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Norwich Methodist churches ride rapids of change 

While some Methodist churches in the Norwich area are closing, others are experiencing strong signs of growth. Superintendent Minister Rev Andy Burrows makes sense of a season of change.

The process of change in the church is often synonymous with vision, relevance, mission and new life. We change in order to be better at what God has called us to do as church. But what if change appears to be a negative prospect, initially at least? 

Around a year ago, The Norwich Methodist Circuit embarked upon a review process. Review – now there’s a dirty word! Over the years, some of our people have lived through several ‘reviews’ and survived; but it’s not an easy journey, not if it’s done properly and with integrity.  

The first stage was rather melodramatically called ‘What is to be done?’ and was an exercise in holding up a mirror to each church, asking people to be brave enough to recognise the present reality of declining numbers and resources, alongside increasing age and demands. Church leaderships were not just encouraged, but urged, to be real with this and to identify what the future would hold if there was too little or no change. 

Some options were suggested as part of the document, not as alternative choices, but as scenarios where discipleship, fellowship and mission could continue. The problem was that, although the church is called to all three, all churches could not respond to all of them. Decisions had to be taken both to protect and nurture spiritually those who were running out of resources, but who still recognised their need for the ministries of pastoral care, fellowship and spiritual leadership.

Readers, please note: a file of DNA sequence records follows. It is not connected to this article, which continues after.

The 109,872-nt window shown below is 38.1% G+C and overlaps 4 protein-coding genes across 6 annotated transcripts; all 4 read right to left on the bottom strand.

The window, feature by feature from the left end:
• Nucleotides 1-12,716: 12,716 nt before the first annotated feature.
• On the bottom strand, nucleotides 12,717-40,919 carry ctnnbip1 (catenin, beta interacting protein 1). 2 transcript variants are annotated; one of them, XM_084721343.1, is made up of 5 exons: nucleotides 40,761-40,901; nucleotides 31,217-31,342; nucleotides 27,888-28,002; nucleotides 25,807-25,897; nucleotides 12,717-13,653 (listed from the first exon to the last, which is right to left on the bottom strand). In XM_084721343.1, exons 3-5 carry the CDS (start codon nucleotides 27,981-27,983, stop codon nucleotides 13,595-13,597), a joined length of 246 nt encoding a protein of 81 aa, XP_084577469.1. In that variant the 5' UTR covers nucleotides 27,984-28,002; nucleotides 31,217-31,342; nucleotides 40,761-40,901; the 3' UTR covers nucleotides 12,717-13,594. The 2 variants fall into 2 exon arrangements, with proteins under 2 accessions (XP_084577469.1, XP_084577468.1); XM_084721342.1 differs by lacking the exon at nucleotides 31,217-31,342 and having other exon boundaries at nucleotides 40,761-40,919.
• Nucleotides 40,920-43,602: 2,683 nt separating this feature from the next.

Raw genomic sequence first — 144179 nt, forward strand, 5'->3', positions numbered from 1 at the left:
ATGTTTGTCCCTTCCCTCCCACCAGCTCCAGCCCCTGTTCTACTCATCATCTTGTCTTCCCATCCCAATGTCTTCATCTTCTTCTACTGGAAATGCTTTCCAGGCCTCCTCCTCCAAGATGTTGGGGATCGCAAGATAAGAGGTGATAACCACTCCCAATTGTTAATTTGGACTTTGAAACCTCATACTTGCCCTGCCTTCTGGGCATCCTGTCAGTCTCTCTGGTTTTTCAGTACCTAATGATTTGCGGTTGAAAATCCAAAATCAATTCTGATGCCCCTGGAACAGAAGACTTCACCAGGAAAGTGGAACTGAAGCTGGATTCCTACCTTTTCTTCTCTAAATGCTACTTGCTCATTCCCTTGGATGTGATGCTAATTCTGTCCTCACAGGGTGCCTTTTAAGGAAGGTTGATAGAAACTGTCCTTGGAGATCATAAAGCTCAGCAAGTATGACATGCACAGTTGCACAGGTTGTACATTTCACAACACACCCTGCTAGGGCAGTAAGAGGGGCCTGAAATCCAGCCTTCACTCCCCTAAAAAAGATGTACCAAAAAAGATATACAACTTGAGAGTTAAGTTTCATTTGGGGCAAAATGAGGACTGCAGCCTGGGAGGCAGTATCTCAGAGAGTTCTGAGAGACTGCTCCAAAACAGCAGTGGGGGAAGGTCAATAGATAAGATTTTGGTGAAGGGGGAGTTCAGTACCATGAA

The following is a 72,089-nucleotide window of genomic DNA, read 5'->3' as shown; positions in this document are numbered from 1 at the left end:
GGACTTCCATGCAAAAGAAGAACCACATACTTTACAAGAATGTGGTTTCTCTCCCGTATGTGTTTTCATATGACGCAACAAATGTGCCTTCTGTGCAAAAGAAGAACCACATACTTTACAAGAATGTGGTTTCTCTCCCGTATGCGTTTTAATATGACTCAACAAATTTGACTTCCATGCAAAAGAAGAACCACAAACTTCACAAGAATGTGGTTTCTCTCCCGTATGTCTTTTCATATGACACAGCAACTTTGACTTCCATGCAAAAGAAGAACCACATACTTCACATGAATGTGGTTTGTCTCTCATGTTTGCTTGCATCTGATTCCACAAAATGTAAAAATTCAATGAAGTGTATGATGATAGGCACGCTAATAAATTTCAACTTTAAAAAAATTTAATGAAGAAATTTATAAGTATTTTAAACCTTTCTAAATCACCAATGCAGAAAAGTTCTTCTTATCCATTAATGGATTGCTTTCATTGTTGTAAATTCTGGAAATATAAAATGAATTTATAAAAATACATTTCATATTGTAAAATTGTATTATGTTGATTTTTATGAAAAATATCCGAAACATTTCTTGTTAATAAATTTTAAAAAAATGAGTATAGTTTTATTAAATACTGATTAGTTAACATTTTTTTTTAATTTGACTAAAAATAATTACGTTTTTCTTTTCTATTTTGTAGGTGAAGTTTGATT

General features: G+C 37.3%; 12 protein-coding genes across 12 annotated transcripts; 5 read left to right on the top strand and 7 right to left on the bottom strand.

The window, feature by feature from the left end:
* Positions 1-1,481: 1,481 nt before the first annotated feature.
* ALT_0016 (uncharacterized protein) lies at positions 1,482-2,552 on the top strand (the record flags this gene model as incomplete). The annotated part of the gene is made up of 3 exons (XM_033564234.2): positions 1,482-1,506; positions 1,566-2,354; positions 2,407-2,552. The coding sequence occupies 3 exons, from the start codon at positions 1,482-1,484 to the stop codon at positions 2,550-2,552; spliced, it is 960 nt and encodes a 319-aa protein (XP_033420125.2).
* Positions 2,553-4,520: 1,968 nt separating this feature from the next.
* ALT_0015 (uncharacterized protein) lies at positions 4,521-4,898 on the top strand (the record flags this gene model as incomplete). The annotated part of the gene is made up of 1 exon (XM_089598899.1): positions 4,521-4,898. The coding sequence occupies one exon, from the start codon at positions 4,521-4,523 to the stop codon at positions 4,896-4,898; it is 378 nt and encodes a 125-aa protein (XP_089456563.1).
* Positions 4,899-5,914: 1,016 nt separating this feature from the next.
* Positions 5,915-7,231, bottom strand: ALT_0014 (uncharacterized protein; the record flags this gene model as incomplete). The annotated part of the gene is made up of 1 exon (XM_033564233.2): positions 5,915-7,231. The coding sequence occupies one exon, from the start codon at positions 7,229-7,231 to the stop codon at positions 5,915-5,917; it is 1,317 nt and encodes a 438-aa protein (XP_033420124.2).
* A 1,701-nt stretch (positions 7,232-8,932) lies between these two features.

This led to some congregations deciding to cease to meet for worship and join stronger Christian gatherings elsewhere. This meant that those few who had been shouldering the burden for meeting their church’s financial and property obligations as well as filling the posts required by the church were able to lay down that burden (for now) and be gathered in by another congregation.  

Inevitably this kind of change will be seen by some as defeat, disaster, the end of a witness that dates back a hundred years or more. This isn’t surprising, for many of our people have given years of faithful service in sustaining a Methodist presence in their communities. My prayer for those who haven’t already understood or experienced that sense of being ‘gathered in’, loved and valued for who they are, not for the duties they perform, is that this will happen soon; and it is the responsibility of those receiving churches to understand the depth of feeling involved and respond as Jesus would respond. 

This change is by no means limited to endings, though. Stage Two was an invitation to dream, imagine and discern God’s calling. As a Circuit of Methodist Churches, we are committed to resourcing mission and growth, to doing all we can to see the Kingdom of God coming among us more and more; and this is why we believe that now is the time to embrace change – not to allow the status quo of diminishing returns to go unchallenged, but to seek out, test, and prioritise the visions of those among us who still have them. 

Our churches at White Woman Lane, Spixworth, Forncett St Peter, Attleborough, Long Stratton and Horsford have closed over the last few years and will soon be joined by Heartsease Lane. But there are strong signs of growth at Sprowston, Chapel Field Road, Wymondham and Morley. All have come through renewed vision and a commitment to investment in our communities. 

There is a long way still to go, but we are not afraid of change. 

Pictured above is Rev Andy Burrows. 

Eldred Willey, 10/10/2022

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